Upon this subject, Mr. Davis remarks, in N. D. R. p 326. “These laws of Nature are known to be unchangeable; and these are merely the expressions of divine Thought. These laws, therefore, are emanations from the universal Cause, and by resting upon their immutable and harmonious results, we would be resting our interior affections upon the Thoughts of an all-pervading infinitely perfect, and Omnipotent Mind.” It should be remembered, however, that "these laws of Nature” are innate in matter, are the active principles in its composition, “And so matter and motion constituted the original condition of all things” is the language employed on this subject, N. D. R., p 122. This law of Motion, therefore, is the Great Positive Power, whose reflections are the Thoughts of the Divine Mind, of which the Work treats so extensively. But on page 314, Ibid., we are more specifically informed of the eternity of fate connected with Nature. “Each form and peculiar organization

s the “Seer,” while enforcino law, "is determined by the existing, controlling circumstances, which are the causes of such form's creation. It follows, then, that Physical, Mental, Moral and Spiritual formations and their several conditions are encompassed within the controlling influences of this immutable law, which is that of force, and which determines all things. Thence every mode of existence, every action, whether of physical or spiritual nature, together with all ultimates and consequences, are the result of necessity: and this is Pantheism.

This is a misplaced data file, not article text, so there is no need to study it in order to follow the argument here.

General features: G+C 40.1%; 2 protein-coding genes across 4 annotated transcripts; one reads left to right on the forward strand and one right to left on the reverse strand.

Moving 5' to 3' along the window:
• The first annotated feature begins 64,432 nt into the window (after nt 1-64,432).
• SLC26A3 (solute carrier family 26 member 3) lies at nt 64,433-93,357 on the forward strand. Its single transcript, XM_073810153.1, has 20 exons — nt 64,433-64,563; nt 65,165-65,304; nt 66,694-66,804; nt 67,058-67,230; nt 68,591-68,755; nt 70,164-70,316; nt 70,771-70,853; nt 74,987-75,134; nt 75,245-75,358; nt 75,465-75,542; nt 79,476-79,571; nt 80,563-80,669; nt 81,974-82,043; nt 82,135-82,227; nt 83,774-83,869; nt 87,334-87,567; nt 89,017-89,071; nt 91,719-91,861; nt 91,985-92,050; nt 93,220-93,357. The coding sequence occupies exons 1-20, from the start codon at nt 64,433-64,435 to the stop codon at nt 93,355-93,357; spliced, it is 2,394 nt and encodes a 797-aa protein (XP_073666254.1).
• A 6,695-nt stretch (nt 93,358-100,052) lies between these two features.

Thus we determine, and from good authority, that the doctrines which are so rapidly obtaining and which apparently owe their birth to Nature's Divine Revelations, are not the especial production of this developed age; that they are not the brilliant result, and at this favored period of that immutable and eternally progressive law, which throughout all time has been laboring to evolve this grand system as Nature's infinite speech her Divine Revelations, and which could not have been previously unfolded from the great Vortex of Intelligence, for want of a proper agent of communication, and an age of developed minds suitable for its reception; that it is not a New Revelation as the unlearned accept it: but the echo of what for ages past, has been uttered by the spirit of material sense, and offered to Man as the Religion of Reason, a religion in harmony with Nature, the only source of true intelligence, of true enjoyment, and the only means of heavenly attainments. Verily, this is the system which has ever opposed the doctrine of the INSPIRED WORD. And shall we deem it a more sure word? and seek to satisfy our reason with its philosophy? and our spiritual wants with the vitality it imparts? For its vague and dreamy statements, shall we relinquish our faith in the God of Nature, revealed in the Scriptures? yield our hope of that Heaven which the Supreme Spirit illumines with His Divine Presence? and cleaving to "Nature's Divine Revelations," or any Pantheistic Creed,